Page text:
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Tuesday, April 06, 2010

"Twenty years down the line, where will we be?"

Over the Bank Holiday weekend the Independent and the Telegraph both picked up on a lecture given by the aptly named Lord Chief of Justice, Lord Judge, last month, in which he warned of the growing influence of both the European Court of Human Rights (ECHR) in Strasbourg and the EU's European Court of Justice (ECJ) in Luxembourg. He concluded with a question that the Government has done everything it could to avoid: "Twenty years down the line, where will we be?"

Both papers chose to focus predominantly on his comments about the growing influence of judgements from the ECHR on the UK courts and how this poses a challenge to the UK's centuries old common law legal system. The answer, Lord Judge said, is to ensure "that statute ensures that the final word does not rest with Strasbourg, but with our Supreme Court."

The ECHR falls outside the realm of the EU, although, under the Lisbon Treaty, the EU as a whole formally acceded to the European Convention of Human Rights, which the Strasbourg court was established to uphold. And Lord Judge made some very interesting comments regarding this and the EU's growing role in UK criminal law more generally. They are worth repeating here as they went largely unreported at the weekend.

Lord Judge's first point was that "the [EU's] European Court of Justice is beginning to acquire jurisdiction over matters that would normally be regarded as matters not for Luxembourg but for Strasbourg."

He didn't expand much on this but it is an interesting point to watch in the future as there are clearly concerns that, with the EU acceding to the Convention, the remits of both courts has become blurred, with a risk of ECJ mission creep. The first practical example to which Lord Judge refers is that, "The EU has recently signed up to what is called a 'roadmap' of five areas of criminal procedure which must be addressed within the next 5 years to protect and guarantee the rights of EU citizens. I thought that was the job of the Convention."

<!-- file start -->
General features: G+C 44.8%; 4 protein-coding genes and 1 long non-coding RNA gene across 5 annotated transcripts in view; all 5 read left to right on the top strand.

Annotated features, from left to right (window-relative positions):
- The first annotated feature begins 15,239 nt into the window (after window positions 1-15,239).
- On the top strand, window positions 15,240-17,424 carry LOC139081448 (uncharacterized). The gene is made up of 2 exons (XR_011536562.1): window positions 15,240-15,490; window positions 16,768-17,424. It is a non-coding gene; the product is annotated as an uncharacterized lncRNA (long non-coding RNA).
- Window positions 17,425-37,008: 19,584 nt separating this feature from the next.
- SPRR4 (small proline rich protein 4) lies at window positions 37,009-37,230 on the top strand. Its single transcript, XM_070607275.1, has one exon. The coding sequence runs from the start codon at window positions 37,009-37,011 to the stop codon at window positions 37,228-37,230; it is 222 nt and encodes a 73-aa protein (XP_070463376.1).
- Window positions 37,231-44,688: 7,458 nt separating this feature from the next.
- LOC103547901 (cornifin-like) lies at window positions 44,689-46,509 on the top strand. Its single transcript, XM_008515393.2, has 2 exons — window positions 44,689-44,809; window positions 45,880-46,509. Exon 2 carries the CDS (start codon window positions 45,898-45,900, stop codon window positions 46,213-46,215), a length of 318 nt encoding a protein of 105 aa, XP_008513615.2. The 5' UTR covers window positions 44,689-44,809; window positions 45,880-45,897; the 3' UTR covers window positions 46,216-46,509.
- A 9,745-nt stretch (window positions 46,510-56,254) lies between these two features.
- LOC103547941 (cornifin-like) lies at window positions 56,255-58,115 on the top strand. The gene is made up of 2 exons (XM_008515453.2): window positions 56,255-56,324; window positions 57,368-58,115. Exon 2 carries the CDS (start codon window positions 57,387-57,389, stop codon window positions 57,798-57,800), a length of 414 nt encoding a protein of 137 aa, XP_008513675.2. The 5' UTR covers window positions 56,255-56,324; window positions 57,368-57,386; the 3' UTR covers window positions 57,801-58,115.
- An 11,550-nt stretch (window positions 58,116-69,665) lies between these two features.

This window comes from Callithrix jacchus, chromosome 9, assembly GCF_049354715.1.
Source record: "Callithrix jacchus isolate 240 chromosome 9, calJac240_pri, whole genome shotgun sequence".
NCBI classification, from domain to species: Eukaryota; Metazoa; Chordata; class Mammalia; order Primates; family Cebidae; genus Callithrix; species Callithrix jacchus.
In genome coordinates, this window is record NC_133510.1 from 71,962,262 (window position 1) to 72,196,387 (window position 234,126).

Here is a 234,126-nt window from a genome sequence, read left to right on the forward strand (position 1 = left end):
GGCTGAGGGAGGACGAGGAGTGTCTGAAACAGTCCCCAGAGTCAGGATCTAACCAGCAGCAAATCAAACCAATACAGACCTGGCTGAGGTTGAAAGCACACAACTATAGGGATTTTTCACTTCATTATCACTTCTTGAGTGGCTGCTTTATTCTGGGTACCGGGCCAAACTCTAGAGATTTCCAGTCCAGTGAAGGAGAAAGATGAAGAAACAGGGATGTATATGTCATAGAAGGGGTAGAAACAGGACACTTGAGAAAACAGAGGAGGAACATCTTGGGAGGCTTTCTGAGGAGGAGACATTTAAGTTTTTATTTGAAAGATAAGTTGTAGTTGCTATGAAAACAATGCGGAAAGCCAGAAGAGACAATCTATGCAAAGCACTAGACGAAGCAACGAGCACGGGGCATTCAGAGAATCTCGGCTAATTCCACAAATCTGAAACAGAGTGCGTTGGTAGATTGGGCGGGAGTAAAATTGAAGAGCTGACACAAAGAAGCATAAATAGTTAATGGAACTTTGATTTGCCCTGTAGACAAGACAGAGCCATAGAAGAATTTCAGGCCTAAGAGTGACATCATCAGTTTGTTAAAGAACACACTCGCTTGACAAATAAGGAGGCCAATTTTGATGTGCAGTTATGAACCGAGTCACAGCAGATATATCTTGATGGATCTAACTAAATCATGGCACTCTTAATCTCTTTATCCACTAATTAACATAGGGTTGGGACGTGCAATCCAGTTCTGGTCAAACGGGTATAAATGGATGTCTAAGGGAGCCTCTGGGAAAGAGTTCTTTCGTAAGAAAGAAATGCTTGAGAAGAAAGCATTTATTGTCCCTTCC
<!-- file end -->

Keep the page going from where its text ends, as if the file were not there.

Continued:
It also raises difficult questions for the UK specifically, which can 'opt out' of much of the EU's new criminal legislation under the Lisbon Treaty but at the same time remains a signatory of the Convention of Human Rights - although David Cameron has said that he wants to review the Convention's impact on the UK. How will this work in practice, which will take precedence?

The second major point is that "The Treaty of Lisbon has brought criminal justice matters to the core of the EU and with it the jurisdiction of the Luxembourg court." This means that if the UK does opt in to new EU justice and home affairs legislation "decisions of the Luxembourg court on issues arising out of the Treaty of Lisbon, even to the extent that they involve criminal matters, would become binding on us all."

He concludes, "the development of the European Union, and the extended jurisdiction of the European court in criminal matters, will have a significant impact domestically. Twenty years down the line, where will we be?"

This is not just an interesting question but a very important one. You'd have hoped that it had been debated and answered long before the Government signed the Lisbon Treaty.

2 comments:

Julien Frisch said...

May I point to a blog post from Adjudicating Europe that, especially to the comments, has discussed some of the issues but where it is noted that it is not new that the European Court of Justice (the EU court) has been working with the Strasbourg court's jurisprudence for while - and vice versa.

And it is also worth noticing that the EU has not yet joined the European Convention of Human Rights but is right now in a longer process of trying to figure out how exactly this will function. But at least they have decided to include representatives of the EU court in the discussions right from the beginning.

Still, the marriage will be very difficult, and of of the issues discussed so far is exactly how the member states will be effected and how the roles of the ECJ and the ECtHR will be clearly separated.

Browned-Off said...

It sounds rather as though we, in the UK, can save a fortune in criminal court infratucture and staffing costs by closing the Central Criminal Court, regional Criminal Courts and the Old Bailey since all criminal cases will ultimately end up in Europe on appeal. Why not just try the case there in the first place and save the UK taxpayer £billions of costs? Our Judges, QC's, Barristers and other legal money pits might as well be fired as well and, as for the House of Lords, well this could clear a quite a few seats as well. This is what comes of not allowing the public to vote on EC referenda. When will government stop thinking they know best?